One of the most prominent users of the site were reportedly the druids, the priesthood of the Celts

By the eighteenth century, the hypotheses circulated had become significantly more sensible (or boring, depending on who you ask), with William Stukeley - a key figure in the development of archaeology and one of the first to study Stonehenge - suggesting that the Hemlock was the result of quarrying, with the Stone simply left behind when operations ceased in the area.

This was disputed in 1908, with the Ordnance Geological Survey stating its belief that the Stone was the product of natural erosion. This is largely due to a lack of documented quarrying activity around Stapleford, leading experts in the early twentieth century to claim that the real reason for the Hemlock’s unique shape was the wear and tear caused by Quaternary glaciation, an ice age period that began around 2.5 million years ago. 

However, the current stance of the British Geological Survey now favours the theory of Stukeley, believing the legendary figure had nailed the cause of the Stone’s formation even hundreds of years ago. This is because, while there may be a lack of formal evidence that mining activities took place around Stapleford, common sense suggests that this was still the case. As the organisation’s Andy Howard puts it, “Even a casual stroll around Stapleford Hill reveals copious evidence of former quarrying on all sides of the Hill and around the Hemlock Stone itself. This includes several old quarry faces and spoil heaps in various states of degradation, indicating a long history of quarrying.” Work was likely to have focused on the Lenton Sandstone, Howard continues, for the purpose of moulding sand, although Nottingham Castle Sandstone could also have been targeted in lesser quantities.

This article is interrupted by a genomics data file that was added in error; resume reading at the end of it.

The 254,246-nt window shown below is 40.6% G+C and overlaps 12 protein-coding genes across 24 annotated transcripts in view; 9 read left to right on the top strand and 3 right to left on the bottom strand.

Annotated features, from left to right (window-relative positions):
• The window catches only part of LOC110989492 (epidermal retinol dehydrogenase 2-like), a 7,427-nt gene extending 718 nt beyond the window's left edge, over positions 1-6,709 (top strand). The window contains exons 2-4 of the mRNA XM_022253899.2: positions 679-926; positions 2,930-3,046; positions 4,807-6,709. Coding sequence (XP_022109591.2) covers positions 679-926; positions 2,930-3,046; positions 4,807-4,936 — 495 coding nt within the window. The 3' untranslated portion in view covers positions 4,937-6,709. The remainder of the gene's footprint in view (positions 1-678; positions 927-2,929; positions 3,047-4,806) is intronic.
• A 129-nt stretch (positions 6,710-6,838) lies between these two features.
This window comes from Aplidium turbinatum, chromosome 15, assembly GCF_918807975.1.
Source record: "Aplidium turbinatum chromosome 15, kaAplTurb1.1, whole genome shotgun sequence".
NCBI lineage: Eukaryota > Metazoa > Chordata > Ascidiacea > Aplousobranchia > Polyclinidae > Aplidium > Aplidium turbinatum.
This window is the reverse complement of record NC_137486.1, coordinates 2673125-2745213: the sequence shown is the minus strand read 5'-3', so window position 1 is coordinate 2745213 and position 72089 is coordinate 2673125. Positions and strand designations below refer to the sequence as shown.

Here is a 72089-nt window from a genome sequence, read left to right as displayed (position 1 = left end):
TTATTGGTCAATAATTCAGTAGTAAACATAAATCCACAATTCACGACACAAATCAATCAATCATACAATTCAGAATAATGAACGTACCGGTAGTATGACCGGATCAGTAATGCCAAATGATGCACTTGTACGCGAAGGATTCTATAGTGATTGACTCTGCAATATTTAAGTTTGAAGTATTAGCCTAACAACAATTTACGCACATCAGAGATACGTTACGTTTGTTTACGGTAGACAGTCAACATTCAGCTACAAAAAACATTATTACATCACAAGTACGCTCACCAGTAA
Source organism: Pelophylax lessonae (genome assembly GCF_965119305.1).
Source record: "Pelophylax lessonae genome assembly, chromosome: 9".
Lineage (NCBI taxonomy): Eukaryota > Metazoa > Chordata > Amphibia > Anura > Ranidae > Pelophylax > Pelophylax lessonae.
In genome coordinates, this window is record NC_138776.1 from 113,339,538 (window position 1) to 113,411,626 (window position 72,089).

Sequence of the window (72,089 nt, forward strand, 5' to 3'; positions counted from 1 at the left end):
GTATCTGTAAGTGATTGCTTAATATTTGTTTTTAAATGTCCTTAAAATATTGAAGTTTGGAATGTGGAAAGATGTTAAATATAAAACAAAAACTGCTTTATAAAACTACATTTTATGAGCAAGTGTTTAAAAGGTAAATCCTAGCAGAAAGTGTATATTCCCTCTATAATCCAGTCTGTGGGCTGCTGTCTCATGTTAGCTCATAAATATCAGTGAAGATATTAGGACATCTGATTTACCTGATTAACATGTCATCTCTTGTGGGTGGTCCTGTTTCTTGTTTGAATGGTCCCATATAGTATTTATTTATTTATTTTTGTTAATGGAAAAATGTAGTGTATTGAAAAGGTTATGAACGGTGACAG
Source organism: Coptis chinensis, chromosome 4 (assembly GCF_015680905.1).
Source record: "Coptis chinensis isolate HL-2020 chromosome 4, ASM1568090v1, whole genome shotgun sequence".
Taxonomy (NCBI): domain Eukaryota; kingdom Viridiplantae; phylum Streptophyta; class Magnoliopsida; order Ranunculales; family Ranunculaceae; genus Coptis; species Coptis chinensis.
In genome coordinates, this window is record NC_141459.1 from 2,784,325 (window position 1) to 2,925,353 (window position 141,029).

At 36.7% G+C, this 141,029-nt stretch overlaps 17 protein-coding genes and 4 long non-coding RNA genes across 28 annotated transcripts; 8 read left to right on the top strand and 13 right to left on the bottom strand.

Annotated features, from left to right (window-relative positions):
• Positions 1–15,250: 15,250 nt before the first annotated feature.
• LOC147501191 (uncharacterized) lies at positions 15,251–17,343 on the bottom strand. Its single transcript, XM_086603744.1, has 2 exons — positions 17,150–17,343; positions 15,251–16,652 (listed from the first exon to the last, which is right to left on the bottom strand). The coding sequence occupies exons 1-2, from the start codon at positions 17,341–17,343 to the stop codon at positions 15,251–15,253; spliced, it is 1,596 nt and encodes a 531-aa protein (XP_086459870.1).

The creation of the Stone itself may well have occurred as those conducting the mining operations became wary of toppling the structure and brought their work to a halt, leading to the gravity-opposing pillar that is visible today. Further evidence of quarrying comes from the coating of industrial grime that Howard believes pre-dates the presence of modern air pollution, strongly vindicating the explanation put forward by Stukeley. 

Whatever the origins of the Hemlock Stone, whether it was created by the Devil or by miners, it has become a popular focal point for a whole host of different communities - spiritual and otherwise - throughout human existence. One of the most prominent users of the site were reportedly the druids, the priesthood of the Celts. Legend has it that the Hemlock will have once been a centre of ritual for these religious leaders, who would have had easier access to the top of the Stone over a thousand years ago than is available now. They would use this as a natural altar for rituals, as well as the location for Celtic festivals such as Beltane, during which fires would be lit on the surface of the rock on the night before May Day. It is believed the druids will have been particularly fond of the area because of the surrounding oak woodland, which was seen as divine by the Celts, as well as the nearby ‘sacred spring’, a no longer existent body of water which was dubbed the ‘Healing Well’ for extensive periods.